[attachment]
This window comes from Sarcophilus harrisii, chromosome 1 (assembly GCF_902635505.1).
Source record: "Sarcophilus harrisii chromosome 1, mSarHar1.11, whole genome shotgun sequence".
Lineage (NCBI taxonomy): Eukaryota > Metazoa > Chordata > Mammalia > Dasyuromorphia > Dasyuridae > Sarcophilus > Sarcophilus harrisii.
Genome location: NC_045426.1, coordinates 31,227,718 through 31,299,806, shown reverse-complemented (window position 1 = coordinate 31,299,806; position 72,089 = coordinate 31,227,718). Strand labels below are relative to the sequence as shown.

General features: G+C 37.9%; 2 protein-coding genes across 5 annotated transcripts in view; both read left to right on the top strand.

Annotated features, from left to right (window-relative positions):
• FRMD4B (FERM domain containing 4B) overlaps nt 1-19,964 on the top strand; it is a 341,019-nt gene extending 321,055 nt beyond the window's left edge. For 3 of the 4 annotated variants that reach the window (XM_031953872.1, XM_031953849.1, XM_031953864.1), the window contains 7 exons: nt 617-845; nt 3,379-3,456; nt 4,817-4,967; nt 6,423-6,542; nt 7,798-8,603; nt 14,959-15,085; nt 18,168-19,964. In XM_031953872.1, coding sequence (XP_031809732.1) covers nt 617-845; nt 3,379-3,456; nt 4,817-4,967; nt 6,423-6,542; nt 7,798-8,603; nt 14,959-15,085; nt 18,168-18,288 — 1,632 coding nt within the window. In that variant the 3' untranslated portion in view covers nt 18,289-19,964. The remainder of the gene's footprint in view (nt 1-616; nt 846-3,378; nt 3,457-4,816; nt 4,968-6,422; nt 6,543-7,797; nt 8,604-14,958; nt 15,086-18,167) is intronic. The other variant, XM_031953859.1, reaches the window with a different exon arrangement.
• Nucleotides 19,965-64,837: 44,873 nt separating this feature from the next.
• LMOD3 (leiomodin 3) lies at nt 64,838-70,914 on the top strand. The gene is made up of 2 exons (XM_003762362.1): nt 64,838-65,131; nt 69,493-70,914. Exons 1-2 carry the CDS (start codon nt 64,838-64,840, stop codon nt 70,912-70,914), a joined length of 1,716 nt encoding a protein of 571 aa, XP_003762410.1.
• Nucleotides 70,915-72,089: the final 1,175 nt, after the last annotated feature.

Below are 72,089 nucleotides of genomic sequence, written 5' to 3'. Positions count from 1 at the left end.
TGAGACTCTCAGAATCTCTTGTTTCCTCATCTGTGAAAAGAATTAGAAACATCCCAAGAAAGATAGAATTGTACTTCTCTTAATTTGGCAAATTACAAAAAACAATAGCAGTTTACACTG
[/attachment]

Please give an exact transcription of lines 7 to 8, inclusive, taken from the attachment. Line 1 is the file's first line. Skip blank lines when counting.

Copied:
• FRMD4B (FERM domain containing 4B) overlaps nt 1-19,964 on the top strand; it is a 341,019-nt gene extending 321,055 nt beyond the window's left edge. For 3 of the 4 annotated variants that reach the window (XM_031953872.1, XM_031953849.1, XM_031953864.1), the window contains 7 exons: nt 617-845; nt 3,379-3,456; nt 4,817-4,967; nt 6,423-6,542; nt 7,798-8,603; nt 14,959-15,085; nt 18,168-19,964. In XM_031953872.1, coding sequence (XP_031809732.1) covers nt 617-845; nt 3,379-3,456; nt 4,817-4,967; nt 6,423-6,542; nt 7,798-8,603; nt 14,959-15,085; nt 18,168-18,288 — 1,632 coding nt within the window. In that variant the 3' untranslated portion in view covers nt 18,289-19,964. The remainder of the gene's footprint in view (nt 1-616; nt 846-3,378; nt 3,457-4,816; nt 4,968-6,422; nt 6,543-7,797; nt 8,604-14,958; nt 15,086-18,167) is intronic. The other variant, XM_031953859.1, reaches the window with a different exon arrangement.
• Nucleotides 19,965-64,837: 44,873 nt separating this feature from the next.